Most exchange traded funds passively track benchmark indices that follow a capitalization-weighted methodology. Consequently, some sector and broad market ETFs lean toward a handful of heavyweight stocks.
Passive ETFs track a basket of stock holdings from a benchmark index. However, in a traditional market-capitalization weighted index, large companies will have a heavier weighting in the index and related ETF.
“Investors holding too great a percentage of assets in one sector or in the stocks of one country could be in for a rude awakening if a market jolt strikes.” according to Morningstar‘s Adam Zoll. “Plus, you may already have exposure to the sector or region through other, more diversified funds in your portfolio, such with as a broad market index fund. But another, more hidden risk, involves ETFs that are highly concentrated in just a handful of stocks.”
While a high concentration in a couple of stocks may bolster an ETF if the large holdings are doing well, the holdings can put a drag on heavily concentrated ETFs during harder times.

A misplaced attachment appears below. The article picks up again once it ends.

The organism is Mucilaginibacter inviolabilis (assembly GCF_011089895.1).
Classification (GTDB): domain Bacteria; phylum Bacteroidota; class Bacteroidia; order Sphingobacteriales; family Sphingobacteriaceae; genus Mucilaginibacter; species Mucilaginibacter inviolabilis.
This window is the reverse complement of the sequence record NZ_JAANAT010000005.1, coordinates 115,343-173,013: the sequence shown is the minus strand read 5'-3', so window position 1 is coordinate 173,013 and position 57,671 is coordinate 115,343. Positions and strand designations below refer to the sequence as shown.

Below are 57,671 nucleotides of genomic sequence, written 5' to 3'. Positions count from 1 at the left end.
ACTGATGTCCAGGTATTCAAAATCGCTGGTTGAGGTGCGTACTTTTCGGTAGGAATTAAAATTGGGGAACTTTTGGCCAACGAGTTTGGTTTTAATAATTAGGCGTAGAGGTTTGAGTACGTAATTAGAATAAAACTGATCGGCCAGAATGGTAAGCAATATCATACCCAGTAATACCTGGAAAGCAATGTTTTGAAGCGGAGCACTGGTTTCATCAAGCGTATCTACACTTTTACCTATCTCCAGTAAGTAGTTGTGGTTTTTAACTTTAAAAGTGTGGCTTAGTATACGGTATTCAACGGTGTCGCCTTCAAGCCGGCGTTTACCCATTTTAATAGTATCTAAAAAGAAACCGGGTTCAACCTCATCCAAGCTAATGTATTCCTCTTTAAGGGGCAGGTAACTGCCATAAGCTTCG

According to Morningstar data, the iShares High Dividend ETF (NYSEArca: HDV) is the most concentrated non-sector, non-regional ETF, with 62.3% of its total allocations in the top 10 holdings. [ProShares Aristorcrats ETF Tracks Quality S&P 500 Dividend Payers]
HDV’s top holdings include AT&T (NYSE: T) 9.1%, Chevron (NYSE: CVX) 6.9%, Johnson & Johnson (NYSE: JNJ) 6.8%, Procter & Gamble Co. (NYSE: PG) 6.2%, Pfizer (NYSE: PFE) 6.1%, Verizon Communications (NYSE: VZ) 5.5%, Philip Morris International (NYSE: PM) 5.2%, Merck & Co (NYSE: MRK) 4.9%, Intel Corp. (NasdaqGS: INTL) 4.3% and Coca-Cola (NYSE: KO) 4.0%.